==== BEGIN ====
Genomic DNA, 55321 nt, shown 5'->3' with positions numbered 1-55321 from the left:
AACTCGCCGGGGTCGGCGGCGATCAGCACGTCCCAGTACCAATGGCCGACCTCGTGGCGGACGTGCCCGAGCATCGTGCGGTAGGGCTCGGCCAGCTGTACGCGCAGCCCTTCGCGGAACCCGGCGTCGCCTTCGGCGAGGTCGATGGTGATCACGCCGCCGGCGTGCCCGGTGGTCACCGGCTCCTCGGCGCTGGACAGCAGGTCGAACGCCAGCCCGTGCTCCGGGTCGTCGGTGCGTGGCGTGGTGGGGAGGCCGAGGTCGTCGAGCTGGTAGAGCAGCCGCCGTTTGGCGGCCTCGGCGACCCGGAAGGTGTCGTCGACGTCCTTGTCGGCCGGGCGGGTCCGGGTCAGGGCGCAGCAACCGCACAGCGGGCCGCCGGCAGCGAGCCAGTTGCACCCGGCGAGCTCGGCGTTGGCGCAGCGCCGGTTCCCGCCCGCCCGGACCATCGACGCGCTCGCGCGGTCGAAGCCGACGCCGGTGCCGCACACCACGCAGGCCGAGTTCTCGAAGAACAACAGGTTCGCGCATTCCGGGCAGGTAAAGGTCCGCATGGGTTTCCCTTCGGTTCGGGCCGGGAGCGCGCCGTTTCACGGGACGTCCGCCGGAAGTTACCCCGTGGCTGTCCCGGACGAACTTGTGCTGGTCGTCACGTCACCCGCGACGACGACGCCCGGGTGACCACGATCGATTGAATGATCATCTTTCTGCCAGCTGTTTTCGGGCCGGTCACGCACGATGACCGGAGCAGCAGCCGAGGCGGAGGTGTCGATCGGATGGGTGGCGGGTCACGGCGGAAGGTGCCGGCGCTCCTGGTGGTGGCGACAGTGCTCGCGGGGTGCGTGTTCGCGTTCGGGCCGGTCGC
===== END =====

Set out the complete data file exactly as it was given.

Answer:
Genomic DNA, 55321 nt, shown 5'->3' with positions numbered 1-55321 from the left:
AACTCGCCGGGGTCGGCGGCGATCAGCACGTCCCAGTACCAATGGCCGACCTCGTGGCGGACGTGCCCGAGCATCGTGCGGTAGGGCTCGGCCAGCTGTACGCGCAGCCCTTCGCGGAACCCGGCGTCGCCTTCGGCGAGGTCGATGGTGATCACGCCGCCGGCGTGCCCGGTGGTCACCGGCTCCTCGGCGCTGGACAGCAGGTCGAACGCCAGCCCGTGCTCCGGGTCGTCGGTGCGTGGCGTGGTGGGGAGGCCGAGGTCGTCGAGCTGGTAGAGCAGCCGCCGTTTGGCGGCCTCGGCGACCCGGAAGGTGTCGTCGACGTCCTTGTCGGCCGGGCGGGTCCGGGTCAGGGCGCAGCAACCGCACAGCGGGCCGCCGGCAGCGAGCCAGTTGCACCCGGCGAGCTCGGCGTTGGCGCAGCGCCGGTTCCCGCCCGCCCGGACCATCGACGCGCTCGCGCGGTCGAAGCCGACGCCGGTGCCGCACACCACGCAGGCCGAGTTCTCGAAGAACAACAGGTTCGCGCATTCCGGGCAGGTAAAGGTCCGCATGGGTTTCCCTTCGGTTCGGGCCGGGAGCGCGCCGTTTCACGGGACGTCCGCCGGAAGTTACCCCGTGGCTGTCCCGGACGAACTTGTGCTGGTCGTCACGTCACCCGCGACGACGACGCCCGGGTGACCACGATCGATTGAATGATCATCTTTCTGCCAGCTGTTTTCGGGCCGGTCACGCACGATGACCGGAGCAGCAGCCGAGGCGGAGGTGTCGATCGGATGGGTGGCGGGTCACGGCGGAAGGTGCCGGCGCTCCTGGTGGTGGCGACAGTGCTCGCGGGGTGCGTGTTCGCGTTCGGGCCGGTCGC